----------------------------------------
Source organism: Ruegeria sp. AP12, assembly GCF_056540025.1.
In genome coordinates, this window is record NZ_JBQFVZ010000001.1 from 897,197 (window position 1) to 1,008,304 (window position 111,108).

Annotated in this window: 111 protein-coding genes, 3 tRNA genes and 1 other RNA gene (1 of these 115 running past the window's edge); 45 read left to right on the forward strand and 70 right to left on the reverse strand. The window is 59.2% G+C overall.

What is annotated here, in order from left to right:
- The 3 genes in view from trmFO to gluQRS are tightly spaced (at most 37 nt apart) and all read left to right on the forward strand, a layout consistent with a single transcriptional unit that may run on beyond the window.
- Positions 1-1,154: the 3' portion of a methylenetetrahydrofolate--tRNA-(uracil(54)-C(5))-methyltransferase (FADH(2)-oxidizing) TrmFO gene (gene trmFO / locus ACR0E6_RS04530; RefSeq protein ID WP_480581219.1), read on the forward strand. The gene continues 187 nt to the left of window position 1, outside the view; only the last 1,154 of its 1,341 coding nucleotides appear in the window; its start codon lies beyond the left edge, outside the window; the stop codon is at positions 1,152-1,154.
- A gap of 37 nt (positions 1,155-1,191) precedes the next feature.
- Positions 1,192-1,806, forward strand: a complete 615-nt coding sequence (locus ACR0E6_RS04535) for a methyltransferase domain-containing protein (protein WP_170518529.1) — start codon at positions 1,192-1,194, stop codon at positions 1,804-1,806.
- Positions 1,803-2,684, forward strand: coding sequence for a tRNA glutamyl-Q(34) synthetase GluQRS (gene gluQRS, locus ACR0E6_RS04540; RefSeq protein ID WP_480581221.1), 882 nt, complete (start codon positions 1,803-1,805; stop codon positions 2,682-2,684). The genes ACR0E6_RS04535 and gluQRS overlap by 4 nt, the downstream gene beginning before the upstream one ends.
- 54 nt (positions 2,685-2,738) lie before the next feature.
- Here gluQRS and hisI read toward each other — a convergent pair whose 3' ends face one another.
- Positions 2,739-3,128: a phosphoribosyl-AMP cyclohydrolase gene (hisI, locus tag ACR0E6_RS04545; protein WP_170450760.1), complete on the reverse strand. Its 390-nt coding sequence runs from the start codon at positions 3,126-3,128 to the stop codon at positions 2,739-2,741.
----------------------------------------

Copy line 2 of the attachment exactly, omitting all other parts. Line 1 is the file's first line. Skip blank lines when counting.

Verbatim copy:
In genome coordinates, this window is record NZ_JBQFVZ010000001.1 from 897,197 (window position 1) to 1,008,304 (window position 111,108).